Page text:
Speed of response to life-risk incidents

Believe it or not, there are no national rules or standards defining how long it should take fire and rescue services to arrive following a 999 call to an incident at which life is at risk.

Obviously, Buckinghamshire Fire & Rescue Service aims to get there as quickly as possible. We mobilise the nearest available appliances and crews and can be there within three minutes, depending on how far away you are from the fire station. If you live some way from a built-up area it could be nearer 15 minutes.

Buckinghamshire & Milton Keynes Fire Authority, the local authority that runs Buckinghamshire Fire & Rescue Service, has approved a 12-month trial of a new standard for our speed of response to all life-risk incidents. The target attendance time is a maximum of 10 minutes, to be achieved on at least 75 per cent of occasions during the year.

Feedback and experience tell us that our communities have no complaints about the quality and effectiveness of our 999 emergency service. In fact national surveys indicate that our standards of performance and care at incidents are amongst the highest in the country. However, new Government guidelines give us the opportunity to set ourselves even higher performance targets, and to continue to improve our contribution to the safety of our communities.

The attendance time will be measured from the time of the call to the time the first operational resource arrives at the incident. This includes an average call-handling and mobilising time of two-and-a-half minutes.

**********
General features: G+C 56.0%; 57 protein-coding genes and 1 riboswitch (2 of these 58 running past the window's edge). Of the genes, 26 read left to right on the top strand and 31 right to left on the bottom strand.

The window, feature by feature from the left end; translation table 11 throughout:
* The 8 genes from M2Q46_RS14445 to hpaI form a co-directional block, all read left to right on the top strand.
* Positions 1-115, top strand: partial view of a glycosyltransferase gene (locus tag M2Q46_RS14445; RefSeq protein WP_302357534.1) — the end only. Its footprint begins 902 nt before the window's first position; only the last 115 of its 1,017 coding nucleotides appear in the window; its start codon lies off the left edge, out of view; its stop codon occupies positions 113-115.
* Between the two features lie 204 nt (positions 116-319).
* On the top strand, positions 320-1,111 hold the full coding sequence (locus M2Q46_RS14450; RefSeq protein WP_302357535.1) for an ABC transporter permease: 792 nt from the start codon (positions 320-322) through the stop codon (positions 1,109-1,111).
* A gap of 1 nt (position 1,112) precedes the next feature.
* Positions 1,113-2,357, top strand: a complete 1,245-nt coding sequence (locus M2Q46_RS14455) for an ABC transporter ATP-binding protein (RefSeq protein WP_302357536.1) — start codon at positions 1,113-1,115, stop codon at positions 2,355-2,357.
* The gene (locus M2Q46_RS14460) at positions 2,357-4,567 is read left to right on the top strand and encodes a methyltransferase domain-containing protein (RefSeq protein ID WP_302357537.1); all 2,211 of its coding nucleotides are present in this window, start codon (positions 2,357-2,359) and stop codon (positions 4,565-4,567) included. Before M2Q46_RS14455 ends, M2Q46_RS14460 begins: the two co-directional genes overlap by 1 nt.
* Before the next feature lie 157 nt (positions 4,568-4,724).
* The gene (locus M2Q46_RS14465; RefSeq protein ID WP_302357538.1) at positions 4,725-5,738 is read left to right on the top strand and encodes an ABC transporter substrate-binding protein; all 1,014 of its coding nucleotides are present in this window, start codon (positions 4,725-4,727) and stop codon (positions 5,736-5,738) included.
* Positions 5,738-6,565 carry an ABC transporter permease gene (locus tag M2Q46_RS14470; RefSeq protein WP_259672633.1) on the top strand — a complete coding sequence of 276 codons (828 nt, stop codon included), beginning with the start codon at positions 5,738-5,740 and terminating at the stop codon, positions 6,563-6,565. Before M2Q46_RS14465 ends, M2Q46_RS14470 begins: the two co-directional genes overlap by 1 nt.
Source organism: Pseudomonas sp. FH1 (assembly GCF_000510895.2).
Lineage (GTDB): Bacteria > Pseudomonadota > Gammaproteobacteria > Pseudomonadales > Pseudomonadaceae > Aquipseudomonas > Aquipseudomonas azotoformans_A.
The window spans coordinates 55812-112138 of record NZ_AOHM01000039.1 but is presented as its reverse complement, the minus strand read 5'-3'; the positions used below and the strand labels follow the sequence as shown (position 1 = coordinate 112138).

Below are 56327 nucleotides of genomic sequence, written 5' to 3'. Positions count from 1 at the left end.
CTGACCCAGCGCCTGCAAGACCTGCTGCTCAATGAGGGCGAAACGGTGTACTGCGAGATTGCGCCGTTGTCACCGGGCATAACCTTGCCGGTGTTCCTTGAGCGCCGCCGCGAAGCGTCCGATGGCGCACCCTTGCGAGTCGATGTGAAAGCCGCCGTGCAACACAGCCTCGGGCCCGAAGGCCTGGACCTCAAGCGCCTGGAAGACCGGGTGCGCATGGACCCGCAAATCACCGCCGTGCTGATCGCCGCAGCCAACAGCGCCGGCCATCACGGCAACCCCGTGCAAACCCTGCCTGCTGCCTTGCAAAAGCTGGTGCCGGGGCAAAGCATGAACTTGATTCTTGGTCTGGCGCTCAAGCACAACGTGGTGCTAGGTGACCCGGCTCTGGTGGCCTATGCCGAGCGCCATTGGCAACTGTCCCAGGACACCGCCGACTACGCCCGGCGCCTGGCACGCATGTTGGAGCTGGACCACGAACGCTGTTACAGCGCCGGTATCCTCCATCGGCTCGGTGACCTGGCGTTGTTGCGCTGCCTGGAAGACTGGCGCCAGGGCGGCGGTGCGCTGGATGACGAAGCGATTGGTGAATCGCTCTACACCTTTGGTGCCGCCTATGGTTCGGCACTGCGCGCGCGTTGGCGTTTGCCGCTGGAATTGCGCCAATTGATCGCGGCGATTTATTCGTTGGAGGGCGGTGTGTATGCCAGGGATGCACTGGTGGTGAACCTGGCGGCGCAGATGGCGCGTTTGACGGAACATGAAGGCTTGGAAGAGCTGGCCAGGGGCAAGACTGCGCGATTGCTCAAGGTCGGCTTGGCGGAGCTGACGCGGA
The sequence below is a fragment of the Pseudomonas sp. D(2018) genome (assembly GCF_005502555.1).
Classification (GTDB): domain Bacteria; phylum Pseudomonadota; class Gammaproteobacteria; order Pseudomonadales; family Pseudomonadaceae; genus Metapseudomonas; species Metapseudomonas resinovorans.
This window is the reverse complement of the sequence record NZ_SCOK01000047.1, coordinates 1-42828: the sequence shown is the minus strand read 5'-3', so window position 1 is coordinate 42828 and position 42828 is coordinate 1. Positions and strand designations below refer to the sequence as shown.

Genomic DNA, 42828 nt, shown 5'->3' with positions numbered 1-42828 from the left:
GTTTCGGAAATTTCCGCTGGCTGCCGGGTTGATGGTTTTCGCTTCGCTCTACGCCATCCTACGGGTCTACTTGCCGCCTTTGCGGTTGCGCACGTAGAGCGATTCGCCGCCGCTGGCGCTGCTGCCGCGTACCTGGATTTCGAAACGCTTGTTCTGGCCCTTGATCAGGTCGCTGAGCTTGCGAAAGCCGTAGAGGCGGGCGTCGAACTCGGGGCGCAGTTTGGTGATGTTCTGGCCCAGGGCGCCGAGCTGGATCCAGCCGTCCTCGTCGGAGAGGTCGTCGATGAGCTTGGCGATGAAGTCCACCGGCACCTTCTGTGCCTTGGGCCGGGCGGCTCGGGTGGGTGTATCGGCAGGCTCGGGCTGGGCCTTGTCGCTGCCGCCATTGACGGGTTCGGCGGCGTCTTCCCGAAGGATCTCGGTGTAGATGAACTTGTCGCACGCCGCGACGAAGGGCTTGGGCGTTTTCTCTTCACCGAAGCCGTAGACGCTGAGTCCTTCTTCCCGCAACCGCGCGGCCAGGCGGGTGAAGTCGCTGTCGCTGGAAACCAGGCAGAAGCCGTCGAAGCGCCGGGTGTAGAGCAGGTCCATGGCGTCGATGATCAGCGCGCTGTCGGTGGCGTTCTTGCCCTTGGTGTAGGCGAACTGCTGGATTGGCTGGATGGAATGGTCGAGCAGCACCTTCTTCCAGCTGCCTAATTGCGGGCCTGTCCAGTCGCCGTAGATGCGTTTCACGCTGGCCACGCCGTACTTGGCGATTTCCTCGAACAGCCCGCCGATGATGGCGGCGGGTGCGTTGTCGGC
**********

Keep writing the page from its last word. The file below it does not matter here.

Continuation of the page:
The standard complies with the Fire and Rescue Act 2004 and the National Framework, both of which expect Fire and Rescue Authorities to explore strategies that increase public and staff safety.

In determining an appropriate standard of emergency response to the communities served by the authority, account has been taken of national guidance on speed of response, recommendations based on medical standards and the experiences and development of good practice across the UK’s fire and rescue services.

Extensive analysis of Buckinghamshire Fire & Rescue Service’s historical incident data provides an indication of the standards of emergency response that we have achieved over recent years. This data has been used to establish ‘stretched’ response standards, which aim to not only maintain public safety according to the high level of public expectation, but also to provide a performance management framework and targets upon which to enhance our performance in the future.

The opportunity now exists both to monitor performance against the standard, and to review the standard and the deployment of operational resources in the future.

The outcomes arising from the trial will be monitored by officers to ensure that public and crew safety is maintained and opportunities for enhancement also explored. A summary of the effects and the implications will be published at the end of the trial period and recommendations presented to the authority’s members for consideration.

We would like to hear from you if you would like to comment on the above trial. Please respond by post or email by 31 December 2007.

Postal responses
ACO Des Williamson
Director of Risk Management
Buckinghamshire Fire & Rescue Service
HP20 1BD

Email responses
Please write Speed of response in the subject box and email to info@bucksfire.gov.uk